• details of how key stakeholders, including Council’s consultative committee, employee representatives (eg OH&S representatives, women’s representatives and union representatives) and management, are going to be engaged throughout the workforce planning process
    • key performance indicators and timetables for implementation
    • a review of the strategy.

    Workforce planning should not be considered solely the role of Human Resources and needs to be driven by all executives, managers and supervisors. Workforce planning issues should be driven by the Delivery Program, as well as used to inform the development of each Delivery Program.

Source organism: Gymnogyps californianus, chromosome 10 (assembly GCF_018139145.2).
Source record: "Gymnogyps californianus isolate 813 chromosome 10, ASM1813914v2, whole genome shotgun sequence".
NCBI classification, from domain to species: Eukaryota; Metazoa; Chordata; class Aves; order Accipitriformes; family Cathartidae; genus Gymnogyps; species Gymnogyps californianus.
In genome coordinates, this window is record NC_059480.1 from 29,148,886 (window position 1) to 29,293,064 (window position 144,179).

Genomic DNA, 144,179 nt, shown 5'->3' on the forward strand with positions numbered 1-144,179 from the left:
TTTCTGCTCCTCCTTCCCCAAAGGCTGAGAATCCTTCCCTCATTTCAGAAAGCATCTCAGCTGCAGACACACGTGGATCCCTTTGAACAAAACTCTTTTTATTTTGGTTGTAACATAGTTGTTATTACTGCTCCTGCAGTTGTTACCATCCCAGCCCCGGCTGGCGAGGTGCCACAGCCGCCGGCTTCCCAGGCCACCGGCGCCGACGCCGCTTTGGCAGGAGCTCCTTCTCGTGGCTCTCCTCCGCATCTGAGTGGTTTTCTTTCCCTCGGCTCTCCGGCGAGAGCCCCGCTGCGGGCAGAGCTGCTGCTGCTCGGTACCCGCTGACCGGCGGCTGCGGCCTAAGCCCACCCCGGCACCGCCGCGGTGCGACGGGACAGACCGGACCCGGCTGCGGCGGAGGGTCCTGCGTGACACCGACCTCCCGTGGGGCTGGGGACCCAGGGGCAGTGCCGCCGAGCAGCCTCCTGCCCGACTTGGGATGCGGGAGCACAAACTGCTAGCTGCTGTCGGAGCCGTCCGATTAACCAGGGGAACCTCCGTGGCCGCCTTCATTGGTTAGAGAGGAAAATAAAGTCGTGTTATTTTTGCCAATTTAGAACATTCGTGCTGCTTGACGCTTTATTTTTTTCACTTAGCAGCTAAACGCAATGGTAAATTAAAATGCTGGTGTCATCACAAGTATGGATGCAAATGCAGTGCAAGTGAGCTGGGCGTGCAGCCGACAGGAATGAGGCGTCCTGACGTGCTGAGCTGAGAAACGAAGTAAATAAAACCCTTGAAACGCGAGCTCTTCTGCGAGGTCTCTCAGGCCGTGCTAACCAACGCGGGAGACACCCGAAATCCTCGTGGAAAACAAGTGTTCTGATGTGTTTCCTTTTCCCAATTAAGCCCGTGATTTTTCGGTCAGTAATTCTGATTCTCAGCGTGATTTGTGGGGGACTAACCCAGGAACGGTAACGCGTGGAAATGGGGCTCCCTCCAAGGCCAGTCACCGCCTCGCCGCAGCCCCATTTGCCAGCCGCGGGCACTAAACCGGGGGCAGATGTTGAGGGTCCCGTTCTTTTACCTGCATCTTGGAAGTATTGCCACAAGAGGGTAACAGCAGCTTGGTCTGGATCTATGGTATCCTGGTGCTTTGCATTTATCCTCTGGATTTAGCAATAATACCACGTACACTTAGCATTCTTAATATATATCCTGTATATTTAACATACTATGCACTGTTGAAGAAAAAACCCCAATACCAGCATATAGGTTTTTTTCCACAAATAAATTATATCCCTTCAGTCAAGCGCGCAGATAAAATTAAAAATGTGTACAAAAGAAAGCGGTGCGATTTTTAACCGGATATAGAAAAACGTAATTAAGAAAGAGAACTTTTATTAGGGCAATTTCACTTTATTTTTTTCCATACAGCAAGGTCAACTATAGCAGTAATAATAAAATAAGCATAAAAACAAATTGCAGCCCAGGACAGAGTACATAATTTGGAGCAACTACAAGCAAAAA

Step 2. Analysing the current workforce and identifying gaps

    Compile appropriate data to identify current workforce issues that require action, including business succession planning. Identify Council’s strengths and weaknesses in relation to:

    • how well service needs are currently being met
    • whether corporate objectives are met by the current workforce structure
    • logistical considerations such as matching appropriate staff numbers and skills in different areas of council operations.

    Analyse current workforce characteristics against community profile information to assess whether Council’s workforce reflects the demographic characteristics of the community it serves. Identify areas where skills shortages exist, where business succession planning is needed and whether EEO requirements and objectives are currently being met.